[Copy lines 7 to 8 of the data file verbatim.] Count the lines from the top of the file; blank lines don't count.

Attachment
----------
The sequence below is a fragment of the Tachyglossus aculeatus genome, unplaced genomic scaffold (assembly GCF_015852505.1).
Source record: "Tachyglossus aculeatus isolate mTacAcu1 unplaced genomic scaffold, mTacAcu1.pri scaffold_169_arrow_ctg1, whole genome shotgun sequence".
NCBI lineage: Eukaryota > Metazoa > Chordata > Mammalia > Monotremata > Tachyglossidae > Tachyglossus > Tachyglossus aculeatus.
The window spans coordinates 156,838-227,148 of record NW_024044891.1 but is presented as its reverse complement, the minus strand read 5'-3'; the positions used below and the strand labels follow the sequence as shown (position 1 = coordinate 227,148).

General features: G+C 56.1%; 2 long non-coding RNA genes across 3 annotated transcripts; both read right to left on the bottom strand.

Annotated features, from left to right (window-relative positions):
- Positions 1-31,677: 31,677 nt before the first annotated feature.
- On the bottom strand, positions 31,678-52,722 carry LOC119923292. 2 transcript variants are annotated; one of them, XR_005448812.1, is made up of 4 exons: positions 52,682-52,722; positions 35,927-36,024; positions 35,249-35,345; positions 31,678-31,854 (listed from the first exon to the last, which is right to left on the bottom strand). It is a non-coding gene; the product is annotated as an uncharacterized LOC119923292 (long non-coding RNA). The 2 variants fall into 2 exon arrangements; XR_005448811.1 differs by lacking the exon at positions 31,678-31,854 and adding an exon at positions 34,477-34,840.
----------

- Positions 1-31,677: 31,677 nt before the first annotated feature.
- On the bottom strand, positions 31,678-52,722 carry LOC119923292. 2 transcript variants are annotated; one of them, XR_005448812.1, is made up of 4 exons: positions 52,682-52,722; positions 35,927-36,024; positions 35,249-35,345; positions 31,678-31,854 (listed from the first exon to the last, which is right to left on the bottom strand). It is a non-coding gene; the product is annotated as an uncharacterized LOC119923292 (long non-coding RNA). The 2 variants fall into 2 exon arrangements; XR_005448811.1 differs by lacking the exon at positions 31,678-31,854 and adding an exon at positions 34,477-34,840.